The 58-year-old billionaire, who’s known to sing Tibetan and Mongolian folk songs at Wanda annual meetings, is the oldest of five brothers born to a military family in western China’s Sichuan province, near the border with Tibet. His father fought for Mao Zedong’s Red Army during the Long March campaign in the 1930s, and later against the Japanese in World War II.

Wang joined the People’s Liberation Army as a teenager and served for 16 years before he was honorably discharged as an officer. He later took a job at an indebted residential developer affiliated with the Northern port city of Dalian, changed the company’s name to Dalian Wanda and became the general manager in 1992. That same year, Bo Xilai became the acting mayor of Dalian. The former Politburo member was charged with bribery, corruption and abuse of power last month and will be tried in court on Aug. 22.

Rapid Urbanization

Over the next two decades, Wang built 72 shopping centers, called “Wanda Plazas,” anchored by his company’s department stores, office buildings and cinemas.

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The timing was fortuitous. City dwellers in the world’s second-largest economy exceeded the number of people living in rural areas for the first time in China’s history in 2011. The urban population has grown at a 3.6 percent compound annual rate since 2002, or 21 million people per year. The mass migration accelerated personal income and consumer demand.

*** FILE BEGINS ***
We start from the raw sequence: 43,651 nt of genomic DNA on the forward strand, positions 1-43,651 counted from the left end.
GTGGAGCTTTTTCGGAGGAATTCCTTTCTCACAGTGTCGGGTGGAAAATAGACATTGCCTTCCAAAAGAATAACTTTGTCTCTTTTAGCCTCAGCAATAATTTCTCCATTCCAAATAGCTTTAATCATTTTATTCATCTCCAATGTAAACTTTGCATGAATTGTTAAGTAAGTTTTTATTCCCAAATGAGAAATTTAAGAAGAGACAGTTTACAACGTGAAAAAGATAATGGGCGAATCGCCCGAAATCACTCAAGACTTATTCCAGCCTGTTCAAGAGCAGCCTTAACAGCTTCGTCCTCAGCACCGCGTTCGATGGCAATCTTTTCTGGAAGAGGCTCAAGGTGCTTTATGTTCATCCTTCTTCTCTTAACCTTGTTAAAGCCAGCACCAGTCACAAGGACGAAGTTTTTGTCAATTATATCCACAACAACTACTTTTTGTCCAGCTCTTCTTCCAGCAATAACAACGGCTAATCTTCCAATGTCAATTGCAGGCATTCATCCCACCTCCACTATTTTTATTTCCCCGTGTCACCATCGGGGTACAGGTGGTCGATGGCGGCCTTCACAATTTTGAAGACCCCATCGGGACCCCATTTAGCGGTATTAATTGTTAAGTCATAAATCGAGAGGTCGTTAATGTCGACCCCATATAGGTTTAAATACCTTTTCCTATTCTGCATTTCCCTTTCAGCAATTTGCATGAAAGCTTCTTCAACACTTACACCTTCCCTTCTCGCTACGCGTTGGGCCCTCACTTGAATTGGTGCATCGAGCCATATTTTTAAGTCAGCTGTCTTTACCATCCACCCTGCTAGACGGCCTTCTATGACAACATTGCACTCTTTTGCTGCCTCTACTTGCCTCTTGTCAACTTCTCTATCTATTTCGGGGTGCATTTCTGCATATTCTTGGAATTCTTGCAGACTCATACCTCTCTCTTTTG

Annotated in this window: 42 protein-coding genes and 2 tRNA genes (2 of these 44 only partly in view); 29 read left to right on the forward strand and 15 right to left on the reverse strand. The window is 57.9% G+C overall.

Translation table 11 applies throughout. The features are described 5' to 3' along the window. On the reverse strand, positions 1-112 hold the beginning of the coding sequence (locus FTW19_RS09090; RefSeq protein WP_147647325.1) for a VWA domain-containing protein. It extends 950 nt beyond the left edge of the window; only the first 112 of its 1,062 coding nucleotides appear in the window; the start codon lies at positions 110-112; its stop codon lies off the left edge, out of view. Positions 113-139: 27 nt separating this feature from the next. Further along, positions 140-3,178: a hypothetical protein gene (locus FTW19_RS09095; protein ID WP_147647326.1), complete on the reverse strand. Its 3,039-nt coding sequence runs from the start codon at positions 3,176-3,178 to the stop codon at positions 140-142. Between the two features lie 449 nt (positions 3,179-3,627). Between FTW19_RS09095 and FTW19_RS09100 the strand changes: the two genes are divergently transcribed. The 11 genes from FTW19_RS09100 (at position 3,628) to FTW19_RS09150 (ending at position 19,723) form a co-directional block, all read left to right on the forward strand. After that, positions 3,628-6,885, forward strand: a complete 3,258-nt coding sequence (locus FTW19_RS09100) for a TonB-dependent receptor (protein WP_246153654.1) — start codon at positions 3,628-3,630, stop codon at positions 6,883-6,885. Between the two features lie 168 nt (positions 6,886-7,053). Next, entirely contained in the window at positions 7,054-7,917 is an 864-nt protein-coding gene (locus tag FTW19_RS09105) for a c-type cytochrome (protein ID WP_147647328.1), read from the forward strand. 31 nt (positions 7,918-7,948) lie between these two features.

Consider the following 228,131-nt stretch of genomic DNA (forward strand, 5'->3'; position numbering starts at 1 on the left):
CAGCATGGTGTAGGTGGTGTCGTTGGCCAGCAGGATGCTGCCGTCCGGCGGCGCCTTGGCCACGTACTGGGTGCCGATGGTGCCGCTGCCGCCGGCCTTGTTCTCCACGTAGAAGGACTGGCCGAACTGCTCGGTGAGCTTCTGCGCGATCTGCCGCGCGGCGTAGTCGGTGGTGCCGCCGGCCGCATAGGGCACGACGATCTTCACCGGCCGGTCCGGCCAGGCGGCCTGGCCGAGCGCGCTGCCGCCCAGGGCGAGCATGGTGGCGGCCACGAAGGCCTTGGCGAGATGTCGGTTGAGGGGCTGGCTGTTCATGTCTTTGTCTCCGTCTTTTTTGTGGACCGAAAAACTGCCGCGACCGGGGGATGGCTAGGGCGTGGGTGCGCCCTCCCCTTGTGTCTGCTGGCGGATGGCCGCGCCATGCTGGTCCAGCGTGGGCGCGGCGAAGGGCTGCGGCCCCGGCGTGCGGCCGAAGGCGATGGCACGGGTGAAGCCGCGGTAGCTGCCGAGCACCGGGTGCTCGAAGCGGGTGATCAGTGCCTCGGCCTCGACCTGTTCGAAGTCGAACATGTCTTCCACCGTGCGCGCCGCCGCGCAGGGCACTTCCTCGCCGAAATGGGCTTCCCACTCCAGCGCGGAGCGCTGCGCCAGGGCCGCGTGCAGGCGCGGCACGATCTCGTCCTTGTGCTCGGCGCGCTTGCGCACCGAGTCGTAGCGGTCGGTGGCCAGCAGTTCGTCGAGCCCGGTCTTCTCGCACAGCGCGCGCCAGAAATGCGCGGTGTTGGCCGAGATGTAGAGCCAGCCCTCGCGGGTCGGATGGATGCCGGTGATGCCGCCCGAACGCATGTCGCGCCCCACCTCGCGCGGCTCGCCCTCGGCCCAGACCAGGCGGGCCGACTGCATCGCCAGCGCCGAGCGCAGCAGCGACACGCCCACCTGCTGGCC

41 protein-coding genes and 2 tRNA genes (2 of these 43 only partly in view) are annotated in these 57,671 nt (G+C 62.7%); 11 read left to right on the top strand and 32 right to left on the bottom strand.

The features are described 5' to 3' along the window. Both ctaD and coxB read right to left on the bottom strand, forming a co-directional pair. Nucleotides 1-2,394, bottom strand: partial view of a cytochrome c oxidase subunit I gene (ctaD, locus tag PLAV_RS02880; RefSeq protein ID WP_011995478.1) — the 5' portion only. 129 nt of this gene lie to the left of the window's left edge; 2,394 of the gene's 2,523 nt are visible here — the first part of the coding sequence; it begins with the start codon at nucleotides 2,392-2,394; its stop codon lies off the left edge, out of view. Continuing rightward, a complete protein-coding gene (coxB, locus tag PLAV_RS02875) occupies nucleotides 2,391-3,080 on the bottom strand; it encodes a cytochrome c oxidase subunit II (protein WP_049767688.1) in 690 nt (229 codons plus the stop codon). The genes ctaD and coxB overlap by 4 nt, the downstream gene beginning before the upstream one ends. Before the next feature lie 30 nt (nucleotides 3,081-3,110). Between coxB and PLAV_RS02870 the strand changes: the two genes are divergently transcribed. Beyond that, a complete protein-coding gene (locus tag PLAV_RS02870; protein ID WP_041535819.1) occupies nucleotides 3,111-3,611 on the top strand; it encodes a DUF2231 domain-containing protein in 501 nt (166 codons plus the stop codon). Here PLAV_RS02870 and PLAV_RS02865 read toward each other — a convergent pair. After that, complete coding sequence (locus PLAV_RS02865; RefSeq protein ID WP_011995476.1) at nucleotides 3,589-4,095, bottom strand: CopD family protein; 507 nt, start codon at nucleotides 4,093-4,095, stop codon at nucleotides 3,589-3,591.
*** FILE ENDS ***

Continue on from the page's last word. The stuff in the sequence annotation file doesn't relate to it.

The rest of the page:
“Chinese consumption, particularly high-end consumption is booming,” Wang told reporters in Beijing in June. He plans to have 110 plazas by 2014.

The Bloomberg Billionaires Index values closely held companies by comparing some multiples, such as the enterprise value-to-Ebitda or price-to-earnings multiples of similar public companies. When ownership of closely held assets cannot be verified, they aren’t included in the calculations.

GRAPHIC: Bloomberg Visual Data

GRAPHIC: Bloomberg Visual Data

In Wang’s prior net worth calculation, the Bloomberg ranking valued Dalian Wanda as one company, using multiples of four publicly traded Chinese developers. An analysis of regulatory filings and financial results for the year ended June 30 provided metrics to value the retail and entertainment subsidiaries of Dalian Wanda.

Ownership Stakes

Wang’s family owns 100 percent of Dalian Wanda directly and through holding company Dalian Hexing Investment Co., the documents show. He owns 98 percent of Dalian Hexing and his son, Wang Sicong, owns 2 percent. The billionaire owns 61.6 percent in his flagship, Dalian Wanda Commercial Property Co. directly and through Dalian Wanda Group, according to the filings.